Over the course of the four short years that the Harley ministry survived, Prior undertook a number of missions in various capacities to negotiate with agents of French government, not least with Louis XIV himself. Their outcome was the successful completion of the Treaty of Utrecht, signed in 1713. It even acquired the popular name of “Mat’s Peace.” By the end of the process Prior had advanced to the role of acting ambassador in Paris: there is virtually no doubt that he would have received the official title, but for the snobbish reluctance of some in high quarters to bestow this honour on a man of lowly birth.
With the collapse of the divided government and the death of Queen Anne in 1714, Matthew’s prospects nosedived once more. Under George I, some aggressively protestant members of the new Whig hierarchy determined to punish anyone who had helped to end a war against the nation’s dangerous Catholic rivals—especially as the conflict had lined the pockets of their own paymasters in the financial sector. They recalled Prior with aim of using him as a witness against the leading Tory ministers. In 1715 parliament set up a committee, headed by the rising politician Robert Walpole, to lay the groundwork for the impeachment of Harley and St. John, now ennobled as Lord Oxford and Lord Bolingbroke. Prior was grilled without mercy by the brutal hatchet man Lord Coningsby, but he refused to betray secrets of the negotiations that might implicate his former masters. Bolingbroke fled to France to join the Stuart Pretender to the throne, while Oxford was committed to the Tower of London to await his full punishment. Prior was himself detained and kept under house arrest for more than a year.
In 1717 Oxford also gained his freedom and no longer faced the threat of a death sentence, to the delight of friends including Matthew—even though both men were spitefully excluded from the royal pardon that was issued in the same year. From this time, the Earl’s son Lord Harley took over as Prior’s most active patron. Together with friends such as Lord Bathurst, Pope, Gay and Dr. Arbuthnot, he organised a massive subscription campaign for a major collection of the poet’s works. Most of those involved in this “amicable conspiracy” had homes within a short distance from Duke Street. In Dublin meanwhile, Swift devoted his canvassing skills to drumming up Irish support for the venture. Over 1,440 names appeared on the list of subscribers when the impressive folio volume was issued by Jacob Tonson in 1719, with a formidable array of the great and good joining in, despite the fact that Prior remained officially persona non grata. It is impossible to calculate exactly how much he earned from the enterprise, but it is likely to have exceeded £3,000 (worth at least seventy-five times as much today). Few literary subscriptions were as successful and, as biographers have pointed out, some of the most famous ones mounted in the period, like those of Dryden and Pope, involved translations of the classics rather than purely original work.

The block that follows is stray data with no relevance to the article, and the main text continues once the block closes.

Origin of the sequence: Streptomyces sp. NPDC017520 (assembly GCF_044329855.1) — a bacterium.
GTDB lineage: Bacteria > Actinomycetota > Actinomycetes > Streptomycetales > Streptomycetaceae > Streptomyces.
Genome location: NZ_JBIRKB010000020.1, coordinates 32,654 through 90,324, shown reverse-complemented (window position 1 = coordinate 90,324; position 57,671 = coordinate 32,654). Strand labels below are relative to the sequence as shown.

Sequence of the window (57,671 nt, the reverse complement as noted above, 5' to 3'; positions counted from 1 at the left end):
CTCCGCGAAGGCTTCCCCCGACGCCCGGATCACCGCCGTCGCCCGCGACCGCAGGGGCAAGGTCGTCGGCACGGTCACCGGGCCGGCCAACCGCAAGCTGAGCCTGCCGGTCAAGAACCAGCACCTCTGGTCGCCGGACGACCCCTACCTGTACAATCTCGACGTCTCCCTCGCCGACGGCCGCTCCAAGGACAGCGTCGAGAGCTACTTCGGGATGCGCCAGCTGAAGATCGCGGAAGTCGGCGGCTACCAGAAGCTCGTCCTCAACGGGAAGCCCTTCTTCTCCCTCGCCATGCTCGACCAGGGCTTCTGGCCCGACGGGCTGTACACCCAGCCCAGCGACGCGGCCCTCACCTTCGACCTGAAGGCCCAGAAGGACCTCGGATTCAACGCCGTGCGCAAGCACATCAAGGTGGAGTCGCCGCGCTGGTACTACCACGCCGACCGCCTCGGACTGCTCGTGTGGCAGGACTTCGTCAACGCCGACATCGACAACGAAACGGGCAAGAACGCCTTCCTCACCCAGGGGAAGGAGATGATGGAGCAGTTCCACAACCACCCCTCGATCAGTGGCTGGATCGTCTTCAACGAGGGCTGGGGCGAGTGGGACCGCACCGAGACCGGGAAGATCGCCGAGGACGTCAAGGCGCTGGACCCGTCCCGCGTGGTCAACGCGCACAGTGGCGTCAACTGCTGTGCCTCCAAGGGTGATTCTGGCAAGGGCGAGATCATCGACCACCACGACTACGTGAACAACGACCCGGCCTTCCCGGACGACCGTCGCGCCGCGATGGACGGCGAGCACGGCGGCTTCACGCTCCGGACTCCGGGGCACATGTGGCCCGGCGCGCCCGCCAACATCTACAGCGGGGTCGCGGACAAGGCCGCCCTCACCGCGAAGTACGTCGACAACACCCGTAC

More significant than these financial matters is the overall quality of the volume. Few collections published in the eighteenth century display such a wide variety of poems that possess enduring value. Over sixty items had never been in print before this, among them some of Prior’s best. They include the weighty cadences of Solomon, describing the prophet’s uneasy search for human fulfilment, which would influence on Pope’s Essay on Man and Johnson’s Rasselas. More attractive to modern taste is a brilliant philosophic comedy in verse, Alma: or The Progress of the Mind, written during the poet’s spell of confinement. It was regarded by Pope and others in the Harley circle as his masterpiece, and many later writers have shared their admiration for its learned wit and clever exploitation of the Hudibrastic couplet style pioneered by Samuel Butler.
There are many other gems in the collection, several of them delicately managed (though far from innocent) poems addressed to women. Prior never married but he had three long-term relationships. The first went on for more than ten years, starting around the age of thirty, with a woman known as Flanders Jane. She was a widow who acted as his housekeeper in the Hague, Paris, and London. The second, with Anne Durham, began about 1707 and lasted for another decade. Last came Betty Cox, sometimes called “Lisetta,” who was married to a tavern-keeper in Long Acre. This final liaison intensified gossip about Matthew’s allegedly dissolute way of life, including a story of another squalid affair. For her part, Anne inspired some delightful short lyrics under her assumed name of “Chloe.”